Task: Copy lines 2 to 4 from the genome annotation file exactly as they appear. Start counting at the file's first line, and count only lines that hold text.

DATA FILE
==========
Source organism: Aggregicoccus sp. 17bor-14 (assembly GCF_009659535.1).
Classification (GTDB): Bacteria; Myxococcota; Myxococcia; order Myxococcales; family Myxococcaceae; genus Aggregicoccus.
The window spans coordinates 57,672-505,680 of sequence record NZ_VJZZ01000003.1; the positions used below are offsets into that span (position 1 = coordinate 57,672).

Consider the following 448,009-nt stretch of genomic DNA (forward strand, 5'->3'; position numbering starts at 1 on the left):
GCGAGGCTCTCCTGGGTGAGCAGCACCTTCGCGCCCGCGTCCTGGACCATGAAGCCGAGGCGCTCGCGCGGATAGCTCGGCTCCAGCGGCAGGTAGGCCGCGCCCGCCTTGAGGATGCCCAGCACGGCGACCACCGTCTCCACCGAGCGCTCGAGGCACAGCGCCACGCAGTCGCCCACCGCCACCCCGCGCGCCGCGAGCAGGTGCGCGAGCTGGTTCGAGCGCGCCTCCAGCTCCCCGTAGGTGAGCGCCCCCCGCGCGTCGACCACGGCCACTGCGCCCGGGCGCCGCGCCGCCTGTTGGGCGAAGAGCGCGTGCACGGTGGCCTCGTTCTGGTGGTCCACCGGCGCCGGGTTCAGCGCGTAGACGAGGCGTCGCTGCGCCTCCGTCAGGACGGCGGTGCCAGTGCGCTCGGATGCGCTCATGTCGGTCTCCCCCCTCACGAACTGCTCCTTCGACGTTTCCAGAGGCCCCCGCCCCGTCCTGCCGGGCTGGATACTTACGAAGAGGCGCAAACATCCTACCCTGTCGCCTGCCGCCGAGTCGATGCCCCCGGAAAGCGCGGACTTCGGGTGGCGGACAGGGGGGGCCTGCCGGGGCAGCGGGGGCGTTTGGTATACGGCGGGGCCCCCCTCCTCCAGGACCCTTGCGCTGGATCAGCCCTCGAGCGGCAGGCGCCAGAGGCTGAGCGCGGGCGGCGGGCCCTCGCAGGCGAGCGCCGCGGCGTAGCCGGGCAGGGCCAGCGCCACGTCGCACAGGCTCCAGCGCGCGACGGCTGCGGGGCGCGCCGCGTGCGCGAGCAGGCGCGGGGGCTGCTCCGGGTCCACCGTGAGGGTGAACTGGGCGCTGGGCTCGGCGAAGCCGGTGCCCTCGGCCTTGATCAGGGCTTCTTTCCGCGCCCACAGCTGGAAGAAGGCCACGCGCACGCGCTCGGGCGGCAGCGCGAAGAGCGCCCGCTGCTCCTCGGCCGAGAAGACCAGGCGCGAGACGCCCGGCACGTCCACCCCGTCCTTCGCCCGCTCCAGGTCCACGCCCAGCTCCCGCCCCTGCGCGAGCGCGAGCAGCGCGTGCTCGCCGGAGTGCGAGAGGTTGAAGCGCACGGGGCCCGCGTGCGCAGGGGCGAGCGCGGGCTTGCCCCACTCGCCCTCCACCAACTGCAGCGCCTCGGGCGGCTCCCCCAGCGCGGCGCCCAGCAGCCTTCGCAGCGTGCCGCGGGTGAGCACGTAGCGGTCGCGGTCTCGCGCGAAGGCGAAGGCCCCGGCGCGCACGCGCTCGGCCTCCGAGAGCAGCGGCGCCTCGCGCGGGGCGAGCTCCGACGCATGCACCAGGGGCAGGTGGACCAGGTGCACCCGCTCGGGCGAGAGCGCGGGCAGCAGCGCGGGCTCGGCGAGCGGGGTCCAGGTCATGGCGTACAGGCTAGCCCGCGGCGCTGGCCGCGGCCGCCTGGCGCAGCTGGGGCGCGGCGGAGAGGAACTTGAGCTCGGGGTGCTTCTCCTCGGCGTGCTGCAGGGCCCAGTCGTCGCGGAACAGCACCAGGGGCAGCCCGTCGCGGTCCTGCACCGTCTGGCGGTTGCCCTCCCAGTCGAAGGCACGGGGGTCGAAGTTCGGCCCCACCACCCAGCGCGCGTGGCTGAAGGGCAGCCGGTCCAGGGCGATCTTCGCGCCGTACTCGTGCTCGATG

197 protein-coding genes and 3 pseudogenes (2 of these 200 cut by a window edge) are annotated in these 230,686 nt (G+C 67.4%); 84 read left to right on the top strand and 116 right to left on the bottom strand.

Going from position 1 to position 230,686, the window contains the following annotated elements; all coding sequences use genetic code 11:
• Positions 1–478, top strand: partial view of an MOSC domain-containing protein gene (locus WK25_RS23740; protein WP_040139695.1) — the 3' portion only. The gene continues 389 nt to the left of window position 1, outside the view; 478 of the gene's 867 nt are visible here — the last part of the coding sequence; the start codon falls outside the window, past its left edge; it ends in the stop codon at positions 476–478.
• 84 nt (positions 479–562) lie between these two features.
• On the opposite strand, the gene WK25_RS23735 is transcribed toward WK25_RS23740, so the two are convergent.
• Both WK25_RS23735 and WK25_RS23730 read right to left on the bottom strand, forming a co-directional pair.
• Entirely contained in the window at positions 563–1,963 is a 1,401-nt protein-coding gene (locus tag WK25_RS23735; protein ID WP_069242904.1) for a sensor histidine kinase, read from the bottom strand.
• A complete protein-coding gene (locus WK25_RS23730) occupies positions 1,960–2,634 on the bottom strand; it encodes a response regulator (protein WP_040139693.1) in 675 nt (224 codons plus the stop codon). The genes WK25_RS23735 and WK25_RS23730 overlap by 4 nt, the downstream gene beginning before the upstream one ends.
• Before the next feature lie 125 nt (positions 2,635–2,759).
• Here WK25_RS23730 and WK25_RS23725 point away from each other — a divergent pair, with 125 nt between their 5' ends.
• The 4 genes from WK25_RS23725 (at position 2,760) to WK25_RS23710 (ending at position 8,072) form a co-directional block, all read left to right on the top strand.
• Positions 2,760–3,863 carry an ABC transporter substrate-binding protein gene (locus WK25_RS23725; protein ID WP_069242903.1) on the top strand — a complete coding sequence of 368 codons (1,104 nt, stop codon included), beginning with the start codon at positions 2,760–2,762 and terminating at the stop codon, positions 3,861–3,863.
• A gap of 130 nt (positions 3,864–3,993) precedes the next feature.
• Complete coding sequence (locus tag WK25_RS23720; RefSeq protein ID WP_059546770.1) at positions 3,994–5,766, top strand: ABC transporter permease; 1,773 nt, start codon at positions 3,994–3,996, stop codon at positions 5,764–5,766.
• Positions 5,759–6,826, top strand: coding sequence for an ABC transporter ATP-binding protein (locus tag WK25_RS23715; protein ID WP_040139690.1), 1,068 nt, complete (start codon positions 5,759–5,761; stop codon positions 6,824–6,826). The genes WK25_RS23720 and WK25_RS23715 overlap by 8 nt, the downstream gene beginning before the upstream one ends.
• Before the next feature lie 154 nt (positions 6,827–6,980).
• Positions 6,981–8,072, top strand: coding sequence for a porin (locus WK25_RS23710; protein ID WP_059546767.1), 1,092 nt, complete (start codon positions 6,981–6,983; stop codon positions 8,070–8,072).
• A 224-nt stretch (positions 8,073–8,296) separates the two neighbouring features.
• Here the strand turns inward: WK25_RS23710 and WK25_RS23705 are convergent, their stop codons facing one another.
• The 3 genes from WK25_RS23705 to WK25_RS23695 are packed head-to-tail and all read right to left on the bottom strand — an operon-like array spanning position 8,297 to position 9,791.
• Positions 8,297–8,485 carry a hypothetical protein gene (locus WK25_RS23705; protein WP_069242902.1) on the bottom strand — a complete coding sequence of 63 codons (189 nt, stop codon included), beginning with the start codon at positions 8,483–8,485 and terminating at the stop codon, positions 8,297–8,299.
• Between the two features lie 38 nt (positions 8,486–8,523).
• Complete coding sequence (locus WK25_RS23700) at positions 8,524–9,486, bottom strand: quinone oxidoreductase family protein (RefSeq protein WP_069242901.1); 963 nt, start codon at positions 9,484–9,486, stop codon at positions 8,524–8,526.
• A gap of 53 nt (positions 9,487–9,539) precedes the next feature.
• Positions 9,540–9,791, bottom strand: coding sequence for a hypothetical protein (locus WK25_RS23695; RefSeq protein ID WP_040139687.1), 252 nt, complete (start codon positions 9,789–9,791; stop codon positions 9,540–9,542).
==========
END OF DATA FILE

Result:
Classification (GTDB): Bacteria; Myxococcota; Myxococcia; order Myxococcales; family Myxococcaceae; genus Aggregicoccus.
The window spans coordinates 57,672-505,680 of sequence record NZ_VJZZ01000003.1; the positions used below are offsets into that span (position 1 = coordinate 57,672).

Consider the following 448,009-nt stretch of genomic DNA (forward strand, 5'->3'; position numbering starts at 1 on the left):